From the FMS Global and UK News Desk of Jeanne Hambleton
Courtesy of WebMD.com
By Dr. Rod Moser, PA, PhD
Yes, I admit it. I snore. I come from a long, proud line of snorers, and although I rarely hear myself doing it, I have been told it is quite impressive. One night, my wife (also a snorer-in-denial) tried to videotape me. I was awakened by her setting up the tripod in a clandestine attempt to document my nighttime throat concert. I remained quiet and pretended to be asleep. After 20 minutes of my baby-like quietness, she turned off the camera and crawled in bed. Minutes later, SHE began to snore. Since the camera was already set up, it was an easy task to get her on tape. She was not happy about it.
Now, sleep apnea is another problem entirely. When you stop breathing for a prolonged period of time during your snoring, this can cause some serious strain on the ‘ol heart – a man’s second favorite organ. So, after a few years of threats and relentless begging, I finally agreed to a sleep study. I just got home from that experience. After two 12-hour shifts in the pediatric clinic, I was sure I would sleep like a log. Wrong.
I have never had a more uncomfortable night in my life. First, I was wired up like a robot put together by a two-year old. More than a dozen sensors stuck to my head, face, chest, legs, abdomen, up my nose, in front of my mouth; attached to my hairy body and face with gobs of disgusting glue. This stuff is on a man that cannot stand wearing a RING to bed.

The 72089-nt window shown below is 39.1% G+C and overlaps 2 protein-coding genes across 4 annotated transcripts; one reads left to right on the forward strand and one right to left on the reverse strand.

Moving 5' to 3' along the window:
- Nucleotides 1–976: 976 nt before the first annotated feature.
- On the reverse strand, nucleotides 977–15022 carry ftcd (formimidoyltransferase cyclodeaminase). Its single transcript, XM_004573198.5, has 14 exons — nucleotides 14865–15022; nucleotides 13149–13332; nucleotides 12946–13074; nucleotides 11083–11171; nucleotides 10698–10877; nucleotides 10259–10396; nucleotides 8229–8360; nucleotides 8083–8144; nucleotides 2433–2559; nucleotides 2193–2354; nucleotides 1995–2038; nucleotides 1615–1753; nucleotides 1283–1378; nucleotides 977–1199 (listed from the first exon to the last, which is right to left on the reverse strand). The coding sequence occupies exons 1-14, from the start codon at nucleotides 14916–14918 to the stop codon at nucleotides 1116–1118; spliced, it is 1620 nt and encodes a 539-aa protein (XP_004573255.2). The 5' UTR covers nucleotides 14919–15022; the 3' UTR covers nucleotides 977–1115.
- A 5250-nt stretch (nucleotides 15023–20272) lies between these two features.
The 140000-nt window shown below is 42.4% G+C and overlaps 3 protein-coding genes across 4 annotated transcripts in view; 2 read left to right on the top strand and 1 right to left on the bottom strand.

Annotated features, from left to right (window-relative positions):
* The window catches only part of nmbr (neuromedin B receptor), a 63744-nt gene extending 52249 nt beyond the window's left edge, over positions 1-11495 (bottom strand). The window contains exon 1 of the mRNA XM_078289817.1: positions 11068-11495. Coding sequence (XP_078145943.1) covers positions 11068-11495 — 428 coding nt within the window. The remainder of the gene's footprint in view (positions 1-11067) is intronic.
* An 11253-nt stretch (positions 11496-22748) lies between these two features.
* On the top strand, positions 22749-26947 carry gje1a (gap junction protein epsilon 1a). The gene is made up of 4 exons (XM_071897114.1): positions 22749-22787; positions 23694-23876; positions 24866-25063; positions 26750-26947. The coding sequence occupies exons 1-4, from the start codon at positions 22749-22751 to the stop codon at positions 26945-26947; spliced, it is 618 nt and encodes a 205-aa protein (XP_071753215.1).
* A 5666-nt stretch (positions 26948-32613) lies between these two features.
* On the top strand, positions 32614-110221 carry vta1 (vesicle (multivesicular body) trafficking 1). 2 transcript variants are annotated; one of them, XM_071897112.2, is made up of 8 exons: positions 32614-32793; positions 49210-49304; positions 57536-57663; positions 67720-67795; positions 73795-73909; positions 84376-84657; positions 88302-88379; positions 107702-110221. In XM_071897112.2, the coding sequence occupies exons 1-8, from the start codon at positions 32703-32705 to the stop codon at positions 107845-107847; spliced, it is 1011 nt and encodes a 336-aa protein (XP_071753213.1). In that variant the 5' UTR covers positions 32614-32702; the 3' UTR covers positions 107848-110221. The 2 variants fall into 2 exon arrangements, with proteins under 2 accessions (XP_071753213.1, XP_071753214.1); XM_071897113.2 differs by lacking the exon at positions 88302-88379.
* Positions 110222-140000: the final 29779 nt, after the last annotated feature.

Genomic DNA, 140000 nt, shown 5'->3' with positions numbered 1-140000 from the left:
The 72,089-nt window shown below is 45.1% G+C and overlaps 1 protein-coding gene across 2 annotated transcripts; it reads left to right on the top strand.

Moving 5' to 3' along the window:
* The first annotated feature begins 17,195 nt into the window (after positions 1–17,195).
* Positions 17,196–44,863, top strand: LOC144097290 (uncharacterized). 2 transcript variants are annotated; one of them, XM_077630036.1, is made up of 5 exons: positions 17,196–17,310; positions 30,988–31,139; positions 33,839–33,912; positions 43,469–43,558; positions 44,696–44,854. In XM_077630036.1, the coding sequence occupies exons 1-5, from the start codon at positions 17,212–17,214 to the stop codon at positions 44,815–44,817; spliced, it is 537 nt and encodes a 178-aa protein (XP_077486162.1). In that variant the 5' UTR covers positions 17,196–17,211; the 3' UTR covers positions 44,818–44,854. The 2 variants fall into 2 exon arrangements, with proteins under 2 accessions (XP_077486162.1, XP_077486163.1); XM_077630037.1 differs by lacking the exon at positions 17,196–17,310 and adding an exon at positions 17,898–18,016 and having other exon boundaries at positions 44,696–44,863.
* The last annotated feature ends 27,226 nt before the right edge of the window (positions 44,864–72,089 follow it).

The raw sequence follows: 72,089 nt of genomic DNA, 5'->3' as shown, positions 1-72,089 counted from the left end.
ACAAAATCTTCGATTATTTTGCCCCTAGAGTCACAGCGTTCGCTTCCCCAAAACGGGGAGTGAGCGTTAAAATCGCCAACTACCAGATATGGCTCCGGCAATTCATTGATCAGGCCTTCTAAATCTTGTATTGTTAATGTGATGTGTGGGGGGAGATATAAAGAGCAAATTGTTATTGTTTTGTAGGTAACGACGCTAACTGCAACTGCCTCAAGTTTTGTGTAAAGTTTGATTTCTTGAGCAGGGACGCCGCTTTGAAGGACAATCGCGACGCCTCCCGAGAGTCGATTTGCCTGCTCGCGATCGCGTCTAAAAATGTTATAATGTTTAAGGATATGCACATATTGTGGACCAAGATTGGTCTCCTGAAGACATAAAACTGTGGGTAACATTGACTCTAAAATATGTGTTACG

I was led to my bedroom for the night, a standard hammock-like hospital bed that still had the faint impression of the fat guy from the night before. I was to lie on my back (not the sleeping position that I have been used to for a half a century) and patiently wait about two more hours — normal sleeping time. I tired of reading, but the wires all over my face annoyed me to no end. I was in multi-sensory overload for sure and very close to going insane.
I had a pulse oximetry sensor on my right index finger, the one I would normally use to fish out an occasional rogue booger. Of course, I had one, and it was awkward for my nose to have a strange finger in there. I tried to watch TV, but there is something about a wired-up guy with bad vision and a 14 inch TV screen attached to a wall 20 feet away that was incompatible.
There were three other guys at the Sleep Center that night (in their own rooms, of course) including one very large Mexican fellow in the room next to mine. According to the experienced respiratory therapist, Mexicans are the maestros of snoring. I was able to confirm that observation over the next two more hours as he rattled my wall with the loudest snoring I have ever heard, with apnea pauses so long I thought he had died. I tried to use his snoring as some sort of “count the sheep” exercise, but to no avail.
When the staff checked on me to find out why I was still awake at 2 AM, they understood why. The agreed to slap on a CPAP on him, a bizarre mask-like device that forces air into your lungs to stop the snoring and supply some needed oxygen to the brain. He finally quieted down, and I finally feel asleep…on and off, for about three more hours.
I woke up at 5 AM, tangled in my wires and seriously needing to urinate. I figured there was no way that I would get back to sleep for the last hour of the test which ended at 6 AM, so I pulled off those damn sensors. Finally. Worst night of my life.
It is going to be a week or so before I get the results of my abbreviated sleep study, but I was told I did not do that bad (whatever that means); certainly better than my Mexican neighbor who will surely go home with a CPAP. I canot imagine that I will be able to tolerate a CPAP…ever, both from the profound discomfort aspect and the obvious cosmetic effect. Maybe I will just dump my wife and look for a cute deaf woman.